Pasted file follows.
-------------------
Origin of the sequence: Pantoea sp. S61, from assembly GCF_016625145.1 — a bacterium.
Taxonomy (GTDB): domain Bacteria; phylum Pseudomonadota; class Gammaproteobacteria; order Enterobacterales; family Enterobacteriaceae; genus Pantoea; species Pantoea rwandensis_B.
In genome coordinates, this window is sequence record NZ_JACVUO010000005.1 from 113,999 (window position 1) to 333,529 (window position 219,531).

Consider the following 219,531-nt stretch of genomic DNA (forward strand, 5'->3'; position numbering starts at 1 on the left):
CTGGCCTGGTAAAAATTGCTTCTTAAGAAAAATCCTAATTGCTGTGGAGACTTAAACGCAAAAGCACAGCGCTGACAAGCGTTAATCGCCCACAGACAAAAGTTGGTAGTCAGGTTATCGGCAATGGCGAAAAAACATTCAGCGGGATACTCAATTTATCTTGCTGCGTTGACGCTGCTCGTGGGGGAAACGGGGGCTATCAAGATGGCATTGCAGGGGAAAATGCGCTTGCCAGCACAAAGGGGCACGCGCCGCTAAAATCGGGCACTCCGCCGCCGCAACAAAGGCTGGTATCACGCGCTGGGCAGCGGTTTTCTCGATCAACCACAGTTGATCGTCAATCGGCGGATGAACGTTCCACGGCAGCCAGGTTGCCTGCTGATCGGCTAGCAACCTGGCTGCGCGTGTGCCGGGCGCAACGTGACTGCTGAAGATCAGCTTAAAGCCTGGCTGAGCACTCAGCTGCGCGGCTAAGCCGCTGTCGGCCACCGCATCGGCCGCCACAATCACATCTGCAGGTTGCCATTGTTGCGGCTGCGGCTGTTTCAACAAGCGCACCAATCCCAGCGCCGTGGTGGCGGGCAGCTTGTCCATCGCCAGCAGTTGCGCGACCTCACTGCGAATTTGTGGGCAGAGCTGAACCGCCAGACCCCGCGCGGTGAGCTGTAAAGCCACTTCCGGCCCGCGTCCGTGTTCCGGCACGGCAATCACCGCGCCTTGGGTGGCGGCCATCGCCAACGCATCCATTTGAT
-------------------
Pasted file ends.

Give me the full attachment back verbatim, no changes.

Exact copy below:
Origin of the sequence: Pantoea sp. S61, from assembly GCF_016625145.1 — a bacterium.
Taxonomy (GTDB): domain Bacteria; phylum Pseudomonadota; class Gammaproteobacteria; order Enterobacterales; family Enterobacteriaceae; genus Pantoea; species Pantoea rwandensis_B.
In genome coordinates, this window is sequence record NZ_JACVUO010000005.1 from 113,999 (window position 1) to 333,529 (window position 219,531).

Consider the following 219,531-nt stretch of genomic DNA (forward strand, 5'->3'; position numbering starts at 1 on the left):
CTGGCCTGGTAAAAATTGCTTCTTAAGAAAAATCCTAATTGCTGTGGAGACTTAAACGCAAAAGCACAGCGCTGACAAGCGTTAATCGCCCACAGACAAAAGTTGGTAGTCAGGTTATCGGCAATGGCGAAAAAACATTCAGCGGGATACTCAATTTATCTTGCTGCGTTGACGCTGCTCGTGGGGGAAACGGGGGCTATCAAGATGGCATTGCAGGGGAAAATGCGCTTGCCAGCACAAAGGGGCACGCGCCGCTAAAATCGGGCACTCCGCCGCCGCAACAAAGGCTGGTATCACGCGCTGGGCAGCGGTTTTCTCGATCAACCACAGTTGATCGTCAATCGGCGGATGAACGTTCCACGGCAGCCAGGTTGCCTGCTGATCGGCTAGCAACCTGGCTGCGCGTGTGCCGGGCGCAACGTGACTGCTGAAGATCAGCTTAAAGCCTGGCTGAGCACTCAGCTGCGCGGCTAAGCCGCTGTCGGCCACCGCATCGGCCGCCACAATCACATCTGCAGGTTGCCATTGTTGCGGCTGCGGCTGTTTCAACAAGCGCACCAATCCCAGCGCCGTGGTGGCGGGCAGCTTGTCCATCGCCAGCAGTTGCGCGACCTCACTGCGAATTTGTGGGCAGAGCTGAACCGCCAGACCCCGCGCGGTGAGCTGTAAAGCCACTTCCGGCCCGCGTCCGTGTTCCGGCACGGCAATCACCGCGCCTTGGGTGGCGGCCATCGCCAACGCATCCATTTGAT